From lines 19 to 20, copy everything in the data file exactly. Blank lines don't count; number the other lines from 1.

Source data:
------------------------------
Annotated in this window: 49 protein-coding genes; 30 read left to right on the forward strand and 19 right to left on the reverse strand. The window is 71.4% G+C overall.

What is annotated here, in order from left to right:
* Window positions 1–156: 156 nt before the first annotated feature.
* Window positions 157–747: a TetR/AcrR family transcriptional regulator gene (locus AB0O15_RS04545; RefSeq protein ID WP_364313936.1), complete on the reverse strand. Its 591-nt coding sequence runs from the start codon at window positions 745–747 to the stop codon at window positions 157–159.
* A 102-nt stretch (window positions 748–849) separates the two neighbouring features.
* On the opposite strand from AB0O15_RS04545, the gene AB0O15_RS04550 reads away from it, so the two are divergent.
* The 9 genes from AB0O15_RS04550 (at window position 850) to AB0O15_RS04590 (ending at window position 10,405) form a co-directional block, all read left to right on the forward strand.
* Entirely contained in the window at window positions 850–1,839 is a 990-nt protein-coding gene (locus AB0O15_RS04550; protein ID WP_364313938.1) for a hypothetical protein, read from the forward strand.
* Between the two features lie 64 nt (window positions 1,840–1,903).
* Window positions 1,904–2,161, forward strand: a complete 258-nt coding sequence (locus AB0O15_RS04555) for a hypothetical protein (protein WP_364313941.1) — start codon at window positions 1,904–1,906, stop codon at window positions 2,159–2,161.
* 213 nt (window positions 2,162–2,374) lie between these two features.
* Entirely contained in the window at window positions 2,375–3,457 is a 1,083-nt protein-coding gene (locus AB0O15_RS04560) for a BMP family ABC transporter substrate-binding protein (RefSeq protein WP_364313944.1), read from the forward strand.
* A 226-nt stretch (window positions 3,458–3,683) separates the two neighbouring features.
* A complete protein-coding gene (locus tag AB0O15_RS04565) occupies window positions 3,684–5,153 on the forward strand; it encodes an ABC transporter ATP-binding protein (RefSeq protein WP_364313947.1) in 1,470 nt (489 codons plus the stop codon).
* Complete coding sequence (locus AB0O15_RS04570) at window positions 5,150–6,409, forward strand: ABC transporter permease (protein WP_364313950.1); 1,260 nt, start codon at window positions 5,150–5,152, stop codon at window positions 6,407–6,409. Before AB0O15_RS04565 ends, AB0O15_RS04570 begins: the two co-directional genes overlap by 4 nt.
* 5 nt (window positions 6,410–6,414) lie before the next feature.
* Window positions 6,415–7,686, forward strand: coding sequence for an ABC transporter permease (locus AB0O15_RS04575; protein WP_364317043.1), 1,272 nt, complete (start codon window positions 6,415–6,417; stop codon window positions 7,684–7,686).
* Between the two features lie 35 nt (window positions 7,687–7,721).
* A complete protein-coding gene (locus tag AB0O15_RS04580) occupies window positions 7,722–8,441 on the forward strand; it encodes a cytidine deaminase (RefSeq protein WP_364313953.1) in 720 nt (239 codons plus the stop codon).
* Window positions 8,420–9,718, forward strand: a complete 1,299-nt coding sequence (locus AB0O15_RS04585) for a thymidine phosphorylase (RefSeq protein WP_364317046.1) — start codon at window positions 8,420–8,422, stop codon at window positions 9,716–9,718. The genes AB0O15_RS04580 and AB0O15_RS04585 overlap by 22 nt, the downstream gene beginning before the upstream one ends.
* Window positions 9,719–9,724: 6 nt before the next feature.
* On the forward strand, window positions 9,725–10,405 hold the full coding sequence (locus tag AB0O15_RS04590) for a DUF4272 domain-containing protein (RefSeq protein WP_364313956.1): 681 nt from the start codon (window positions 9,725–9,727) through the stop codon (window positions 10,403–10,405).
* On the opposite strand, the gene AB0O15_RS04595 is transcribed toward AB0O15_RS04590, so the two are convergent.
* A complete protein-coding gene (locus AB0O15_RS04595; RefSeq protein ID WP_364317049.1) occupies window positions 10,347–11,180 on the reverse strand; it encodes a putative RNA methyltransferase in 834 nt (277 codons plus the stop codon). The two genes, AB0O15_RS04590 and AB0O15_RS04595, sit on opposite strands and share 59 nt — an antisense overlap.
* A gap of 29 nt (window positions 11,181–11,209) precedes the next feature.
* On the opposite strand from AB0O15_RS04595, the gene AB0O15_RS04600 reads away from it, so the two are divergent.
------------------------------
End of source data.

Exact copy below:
* A complete protein-coding gene (locus tag AB0O15_RS04580) occupies window positions 7,722–8,441 on the forward strand; it encodes a cytidine deaminase (RefSeq protein WP_364313953.1) in 720 nt (239 codons plus the stop codon).
* Window positions 8,420–9,718, forward strand: a complete 1,299-nt coding sequence (locus AB0O15_RS04585) for a thymidine phosphorylase (RefSeq protein WP_364317046.1) — start codon at window positions 8,420–8,422, stop codon at window positions 9,716–9,718. The genes AB0O15_RS04580 and AB0O15_RS04585 overlap by 22 nt, the downstream gene beginning before the upstream one ends.